The mob's “drill baby drill” chant was eventually adopted by Republican Party leadership, and even though John McCain had been against drilling in protected areas almost his whole career, the momentum behind the drilling push during the campaign caused him to relent to the chanting of the masses.
Flash forward to May 2010. An offshore oil rig, precisely the same deep-sea type that Palin was calling for and Obama has now allowed, has a catastrophic explosion and sinks. Because the well is so deep underwater, no one can stop the resulting leak. It's now pouring oil into the ocean day after day, with no sign of stopping. What’s worse, the oil company and the government are out of ideas on how to stop it. And unlike Exxon-Valdez, the amount of oil that can spurt out of this thing is not a finite amount. It will just keep coming until they can figure out a way to stop it. The only idea that seems to be left to stop this leak is for BP to dig another well to staunch it, which will take 90 days. In the mean time, Louisiana braces for the oil coming its way, which will almost surely do irrevocable damage to the fishing industry. For a state that only five years ago suffered so horribly from Katrina, this will be devastating.
Now the media, and the public, is starting to ask questions about this deep-sea oil drilling everyone was so excited about two years ago. Is it safe? How can the government have authorised these deep-sea wells if the technology to stop a potential leak hasn’t been tested? Though the oil companies have developed technology to drill that deep, they don’t seem to have developed the technology to stop a leak that occurs that deep.
But what if this disaster hadn’t happened? This incident will likely have the effect of changing public opinion almost overnight. If you had asked them a few weeks ago, most Americans would have said they are in favour of offshore oil drilling. “Drill baby drill” they would have chanted enthusiastically. But now as they watch their fish get covered with oil and their beaches drown in a mass of black sludge, they’re changing their minds. And naturally, the politicians move with them. A fickle bunch, these mobs.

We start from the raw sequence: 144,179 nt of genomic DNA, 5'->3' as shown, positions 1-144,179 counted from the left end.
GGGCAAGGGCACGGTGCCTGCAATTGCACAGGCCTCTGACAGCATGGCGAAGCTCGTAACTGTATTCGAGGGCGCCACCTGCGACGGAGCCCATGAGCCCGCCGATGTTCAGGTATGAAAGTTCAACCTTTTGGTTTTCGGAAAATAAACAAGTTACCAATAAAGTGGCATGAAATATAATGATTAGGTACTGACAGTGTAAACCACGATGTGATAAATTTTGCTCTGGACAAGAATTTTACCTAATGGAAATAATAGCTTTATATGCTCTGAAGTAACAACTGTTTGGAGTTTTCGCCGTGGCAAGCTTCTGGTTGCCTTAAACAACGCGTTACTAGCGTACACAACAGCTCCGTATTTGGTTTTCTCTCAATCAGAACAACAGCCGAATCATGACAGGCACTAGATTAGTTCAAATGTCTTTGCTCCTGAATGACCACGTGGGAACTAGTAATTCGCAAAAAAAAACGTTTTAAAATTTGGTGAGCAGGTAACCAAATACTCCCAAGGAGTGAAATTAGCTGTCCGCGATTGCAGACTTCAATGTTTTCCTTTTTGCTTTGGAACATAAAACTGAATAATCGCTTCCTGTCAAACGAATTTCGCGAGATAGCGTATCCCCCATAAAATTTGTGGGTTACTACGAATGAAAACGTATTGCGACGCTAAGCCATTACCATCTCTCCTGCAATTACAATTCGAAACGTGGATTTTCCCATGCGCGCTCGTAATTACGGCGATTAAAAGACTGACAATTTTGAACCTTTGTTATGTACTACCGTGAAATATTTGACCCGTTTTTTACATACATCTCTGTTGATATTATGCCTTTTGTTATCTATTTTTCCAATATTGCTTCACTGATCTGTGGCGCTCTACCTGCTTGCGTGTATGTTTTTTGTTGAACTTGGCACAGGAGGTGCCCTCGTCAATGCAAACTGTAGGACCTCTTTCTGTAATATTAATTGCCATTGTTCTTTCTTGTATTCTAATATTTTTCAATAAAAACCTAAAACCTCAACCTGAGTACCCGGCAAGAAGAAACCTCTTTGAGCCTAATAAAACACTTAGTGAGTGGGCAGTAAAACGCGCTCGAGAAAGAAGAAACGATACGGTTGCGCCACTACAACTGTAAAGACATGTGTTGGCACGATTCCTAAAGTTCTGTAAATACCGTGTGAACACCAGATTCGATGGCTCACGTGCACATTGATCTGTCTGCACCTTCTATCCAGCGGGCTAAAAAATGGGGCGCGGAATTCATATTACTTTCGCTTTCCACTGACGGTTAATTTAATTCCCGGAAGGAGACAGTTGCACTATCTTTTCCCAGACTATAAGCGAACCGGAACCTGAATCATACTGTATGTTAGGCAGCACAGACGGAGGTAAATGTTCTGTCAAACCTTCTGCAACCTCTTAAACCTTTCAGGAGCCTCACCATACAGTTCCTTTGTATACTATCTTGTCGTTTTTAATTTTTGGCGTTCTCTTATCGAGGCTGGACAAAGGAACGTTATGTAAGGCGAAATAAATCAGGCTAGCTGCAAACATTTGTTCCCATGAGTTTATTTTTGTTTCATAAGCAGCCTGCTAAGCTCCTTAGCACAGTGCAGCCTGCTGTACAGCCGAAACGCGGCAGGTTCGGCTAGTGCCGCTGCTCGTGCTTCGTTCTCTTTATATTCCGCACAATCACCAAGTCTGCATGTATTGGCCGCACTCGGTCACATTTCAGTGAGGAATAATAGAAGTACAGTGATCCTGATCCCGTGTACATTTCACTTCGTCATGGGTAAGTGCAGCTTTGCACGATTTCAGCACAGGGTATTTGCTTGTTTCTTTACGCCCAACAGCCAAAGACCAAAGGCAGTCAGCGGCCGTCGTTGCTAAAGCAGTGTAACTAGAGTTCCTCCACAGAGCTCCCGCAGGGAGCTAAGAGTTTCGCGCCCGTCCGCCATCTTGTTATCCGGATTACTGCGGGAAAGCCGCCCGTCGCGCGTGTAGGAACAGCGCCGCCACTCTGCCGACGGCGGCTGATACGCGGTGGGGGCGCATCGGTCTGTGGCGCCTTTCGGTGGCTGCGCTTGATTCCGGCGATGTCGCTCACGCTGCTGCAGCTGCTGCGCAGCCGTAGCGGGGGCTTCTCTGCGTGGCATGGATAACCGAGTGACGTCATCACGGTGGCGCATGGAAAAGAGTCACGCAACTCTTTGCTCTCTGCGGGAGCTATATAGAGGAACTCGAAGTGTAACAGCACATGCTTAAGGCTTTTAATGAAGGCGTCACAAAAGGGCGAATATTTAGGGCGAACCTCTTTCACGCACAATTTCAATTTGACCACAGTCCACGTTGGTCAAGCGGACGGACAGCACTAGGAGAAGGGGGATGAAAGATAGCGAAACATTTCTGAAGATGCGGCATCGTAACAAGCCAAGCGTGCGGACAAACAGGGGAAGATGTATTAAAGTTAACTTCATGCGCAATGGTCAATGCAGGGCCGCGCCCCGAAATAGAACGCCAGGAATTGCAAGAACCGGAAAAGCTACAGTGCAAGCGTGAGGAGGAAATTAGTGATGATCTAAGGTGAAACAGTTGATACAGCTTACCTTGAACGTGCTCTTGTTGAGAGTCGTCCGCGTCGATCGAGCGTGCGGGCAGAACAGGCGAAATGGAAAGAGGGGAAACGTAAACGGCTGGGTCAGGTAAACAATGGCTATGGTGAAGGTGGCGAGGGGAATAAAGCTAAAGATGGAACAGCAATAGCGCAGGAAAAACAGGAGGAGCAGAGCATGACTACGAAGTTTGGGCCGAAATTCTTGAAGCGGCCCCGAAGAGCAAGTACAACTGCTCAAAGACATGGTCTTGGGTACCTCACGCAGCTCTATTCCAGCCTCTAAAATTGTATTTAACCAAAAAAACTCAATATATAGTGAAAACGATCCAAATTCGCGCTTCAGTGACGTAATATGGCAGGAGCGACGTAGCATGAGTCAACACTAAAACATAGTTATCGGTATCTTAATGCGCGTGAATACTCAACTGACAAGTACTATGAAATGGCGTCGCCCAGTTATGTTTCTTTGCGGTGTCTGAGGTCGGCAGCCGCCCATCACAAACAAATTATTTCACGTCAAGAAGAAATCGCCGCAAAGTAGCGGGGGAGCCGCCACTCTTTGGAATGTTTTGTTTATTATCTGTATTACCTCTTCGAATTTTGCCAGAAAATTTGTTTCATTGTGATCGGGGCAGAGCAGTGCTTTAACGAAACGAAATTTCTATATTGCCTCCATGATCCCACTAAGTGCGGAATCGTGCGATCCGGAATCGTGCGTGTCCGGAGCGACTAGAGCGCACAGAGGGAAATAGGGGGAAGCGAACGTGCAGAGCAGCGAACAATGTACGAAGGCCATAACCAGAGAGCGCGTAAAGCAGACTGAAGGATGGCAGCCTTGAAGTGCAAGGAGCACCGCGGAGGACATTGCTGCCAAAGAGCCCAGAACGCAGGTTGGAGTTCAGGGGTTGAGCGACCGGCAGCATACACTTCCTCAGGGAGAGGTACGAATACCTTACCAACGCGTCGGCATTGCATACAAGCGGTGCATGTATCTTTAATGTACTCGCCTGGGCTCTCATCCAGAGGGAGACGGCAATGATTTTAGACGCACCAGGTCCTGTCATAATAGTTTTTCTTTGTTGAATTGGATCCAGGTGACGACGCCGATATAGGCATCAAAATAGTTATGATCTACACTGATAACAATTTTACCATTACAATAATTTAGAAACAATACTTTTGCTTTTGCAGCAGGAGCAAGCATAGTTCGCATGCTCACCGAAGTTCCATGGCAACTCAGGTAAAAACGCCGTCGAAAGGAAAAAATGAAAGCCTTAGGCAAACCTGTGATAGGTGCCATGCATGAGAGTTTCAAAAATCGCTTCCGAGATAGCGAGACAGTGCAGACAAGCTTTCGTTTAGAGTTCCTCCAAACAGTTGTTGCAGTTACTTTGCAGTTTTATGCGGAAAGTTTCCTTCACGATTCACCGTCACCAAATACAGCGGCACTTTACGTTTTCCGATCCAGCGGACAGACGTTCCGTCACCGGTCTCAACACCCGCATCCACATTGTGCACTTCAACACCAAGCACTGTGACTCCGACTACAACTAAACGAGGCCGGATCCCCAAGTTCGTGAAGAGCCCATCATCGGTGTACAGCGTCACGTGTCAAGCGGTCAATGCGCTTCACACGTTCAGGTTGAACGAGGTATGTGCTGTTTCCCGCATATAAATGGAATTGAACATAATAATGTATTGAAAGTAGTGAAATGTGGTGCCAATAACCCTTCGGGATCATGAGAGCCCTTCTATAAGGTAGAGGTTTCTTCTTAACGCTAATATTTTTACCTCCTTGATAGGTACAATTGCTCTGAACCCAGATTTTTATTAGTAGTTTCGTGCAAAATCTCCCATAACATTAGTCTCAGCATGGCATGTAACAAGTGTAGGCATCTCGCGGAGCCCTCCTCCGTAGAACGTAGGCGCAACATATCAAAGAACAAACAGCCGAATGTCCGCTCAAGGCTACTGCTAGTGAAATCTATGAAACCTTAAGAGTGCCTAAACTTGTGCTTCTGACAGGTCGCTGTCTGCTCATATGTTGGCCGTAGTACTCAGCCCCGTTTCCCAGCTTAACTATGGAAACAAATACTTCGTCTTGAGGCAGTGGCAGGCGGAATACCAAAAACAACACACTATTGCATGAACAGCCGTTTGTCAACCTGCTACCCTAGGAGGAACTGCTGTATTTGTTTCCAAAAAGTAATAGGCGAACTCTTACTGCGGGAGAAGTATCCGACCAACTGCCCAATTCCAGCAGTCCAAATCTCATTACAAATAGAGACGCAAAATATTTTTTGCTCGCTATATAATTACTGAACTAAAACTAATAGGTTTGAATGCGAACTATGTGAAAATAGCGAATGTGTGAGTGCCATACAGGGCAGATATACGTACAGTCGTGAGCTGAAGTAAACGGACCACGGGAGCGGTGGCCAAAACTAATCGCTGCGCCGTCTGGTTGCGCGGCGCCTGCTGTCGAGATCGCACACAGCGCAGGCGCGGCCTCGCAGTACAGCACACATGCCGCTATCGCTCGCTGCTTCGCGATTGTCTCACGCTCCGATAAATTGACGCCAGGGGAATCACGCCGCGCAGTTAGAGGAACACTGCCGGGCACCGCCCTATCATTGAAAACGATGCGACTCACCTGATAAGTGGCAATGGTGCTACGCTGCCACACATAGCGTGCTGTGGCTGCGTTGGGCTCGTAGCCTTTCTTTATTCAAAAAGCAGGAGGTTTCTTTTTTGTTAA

Of course, all of this information about safety concerns has been available for years. Even as the GOP was chanting about drilling as if it was their favourite sports team, even as the Obama administration was signing over the Northeast coast to oil companies eager to try out new untested methods of drilling, experts were warning that the safety technology had not yet caught up with the drilling technology. But the politicians weren’t listening to the experts, they were listening to the baying crowd. And that baying crowd probably had no idea that the technology they were cheering for was dangerously untested and could cause this much damage. And this is when the “will of the people” becomes very dangerous indeed.
With this in mind, I can understand why so many people are concerned about Cameron’s populist tendencies. Whatever the crowds are calling for, he’s for it – even when it seems to run contrary to the advice of experts. What will Britain look like under the stewardship of such an accomplished PR man?
I surely don’t know, but I suppose that will depend on whatever the baying crowd happens to be calling for. Hopefully it will be something nice. National free ice cream day, perhaps? Let’s just hope the experts aren’t warning about poisonous ice cream behind the scenes.